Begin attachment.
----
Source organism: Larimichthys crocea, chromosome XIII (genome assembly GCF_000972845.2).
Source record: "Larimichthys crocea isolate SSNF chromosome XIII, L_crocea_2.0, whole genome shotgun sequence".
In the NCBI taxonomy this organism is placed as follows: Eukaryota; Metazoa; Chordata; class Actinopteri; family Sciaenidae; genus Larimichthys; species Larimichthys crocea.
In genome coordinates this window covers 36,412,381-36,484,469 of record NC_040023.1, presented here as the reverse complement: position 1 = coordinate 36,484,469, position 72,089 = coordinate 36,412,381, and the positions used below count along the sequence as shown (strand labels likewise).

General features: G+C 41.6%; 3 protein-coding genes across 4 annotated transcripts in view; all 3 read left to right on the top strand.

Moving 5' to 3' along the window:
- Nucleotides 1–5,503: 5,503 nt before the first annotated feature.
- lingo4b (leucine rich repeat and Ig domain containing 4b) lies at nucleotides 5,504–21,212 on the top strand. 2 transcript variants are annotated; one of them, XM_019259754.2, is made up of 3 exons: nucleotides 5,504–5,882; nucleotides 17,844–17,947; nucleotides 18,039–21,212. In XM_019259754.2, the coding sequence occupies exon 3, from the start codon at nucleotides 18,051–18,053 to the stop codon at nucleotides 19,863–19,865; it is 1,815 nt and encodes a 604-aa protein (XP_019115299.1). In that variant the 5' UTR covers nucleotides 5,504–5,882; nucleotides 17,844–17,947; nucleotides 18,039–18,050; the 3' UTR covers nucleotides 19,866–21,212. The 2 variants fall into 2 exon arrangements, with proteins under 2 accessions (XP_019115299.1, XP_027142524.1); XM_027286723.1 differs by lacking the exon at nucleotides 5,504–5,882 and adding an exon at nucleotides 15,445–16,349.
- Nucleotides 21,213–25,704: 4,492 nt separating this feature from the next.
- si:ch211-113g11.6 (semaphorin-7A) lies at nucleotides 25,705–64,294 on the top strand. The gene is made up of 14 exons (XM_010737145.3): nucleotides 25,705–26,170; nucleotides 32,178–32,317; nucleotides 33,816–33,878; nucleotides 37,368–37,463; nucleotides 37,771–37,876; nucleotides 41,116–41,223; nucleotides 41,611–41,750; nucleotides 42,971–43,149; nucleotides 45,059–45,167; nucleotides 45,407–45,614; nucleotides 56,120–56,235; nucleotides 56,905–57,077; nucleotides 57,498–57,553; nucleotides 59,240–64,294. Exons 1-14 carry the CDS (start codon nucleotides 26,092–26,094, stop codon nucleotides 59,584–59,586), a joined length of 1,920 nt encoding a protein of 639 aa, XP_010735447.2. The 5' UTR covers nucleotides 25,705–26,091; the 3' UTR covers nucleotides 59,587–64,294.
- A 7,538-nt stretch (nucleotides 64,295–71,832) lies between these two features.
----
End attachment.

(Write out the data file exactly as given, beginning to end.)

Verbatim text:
Source organism: Larimichthys crocea, chromosome XIII (genome assembly GCF_000972845.2).
Source record: "Larimichthys crocea isolate SSNF chromosome XIII, L_crocea_2.0, whole genome shotgun sequence".
In the NCBI taxonomy this organism is placed as follows: Eukaryota; Metazoa; Chordata; class Actinopteri; family Sciaenidae; genus Larimichthys; species Larimichthys crocea.
In genome coordinates this window covers 36,412,381-36,484,469 of record NC_040023.1, presented here as the reverse complement: position 1 = coordinate 36,484,469, position 72,089 = coordinate 36,412,381, and the positions used below count along the sequence as shown (strand labels likewise).

General features: G+C 41.6%; 3 protein-coding genes across 4 annotated transcripts in view; all 3 read left to right on the top strand.

Moving 5' to 3' along the window:
- Nucleotides 1–5,503: 5,503 nt before the first annotated feature.
- lingo4b (leucine rich repeat and Ig domain containing 4b) lies at nucleotides 5,504–21,212 on the top strand. 2 transcript variants are annotated; one of them, XM_019259754.2, is made up of 3 exons: nucleotides 5,504–5,882; nucleotides 17,844–17,947; nucleotides 18,039–21,212. In XM_019259754.2, the coding sequence occupies exon 3, from the start codon at nucleotides 18,051–18,053 to the stop codon at nucleotides 19,863–19,865; it is 1,815 nt and encodes a 604-aa protein (XP_019115299.1). In that variant the 5' UTR covers nucleotides 5,504–5,882; nucleotides 17,844–17,947; nucleotides 18,039–18,050; the 3' UTR covers nucleotides 19,866–21,212. The 2 variants fall into 2 exon arrangements, with proteins under 2 accessions (XP_019115299.1, XP_027142524.1); XM_027286723.1 differs by lacking the exon at nucleotides 5,504–5,882 and adding an exon at nucleotides 15,445–16,349.
- Nucleotides 21,213–25,704: 4,492 nt separating this feature from the next.
- si:ch211-113g11.6 (semaphorin-7A) lies at nucleotides 25,705–64,294 on the top strand. The gene is made up of 14 exons (XM_010737145.3): nucleotides 25,705–26,170; nucleotides 32,178–32,317; nucleotides 33,816–33,878; nucleotides 37,368–37,463; nucleotides 37,771–37,876; nucleotides 41,116–41,223; nucleotides 41,611–41,750; nucleotides 42,971–43,149; nucleotides 45,059–45,167; nucleotides 45,407–45,614; nucleotides 56,120–56,235; nucleotides 56,905–57,077; nucleotides 57,498–57,553; nucleotides 59,240–64,294. Exons 1-14 carry the CDS (start codon nucleotides 26,092–26,094, stop codon nucleotides 59,584–59,586), a joined length of 1,920 nt encoding a protein of 639 aa, XP_010735447.2. The 5' UTR covers nucleotides 25,705–26,091; the 3' UTR covers nucleotides 59,587–64,294.
- A 7,538-nt stretch (nucleotides 64,295–71,832) lies between these two features.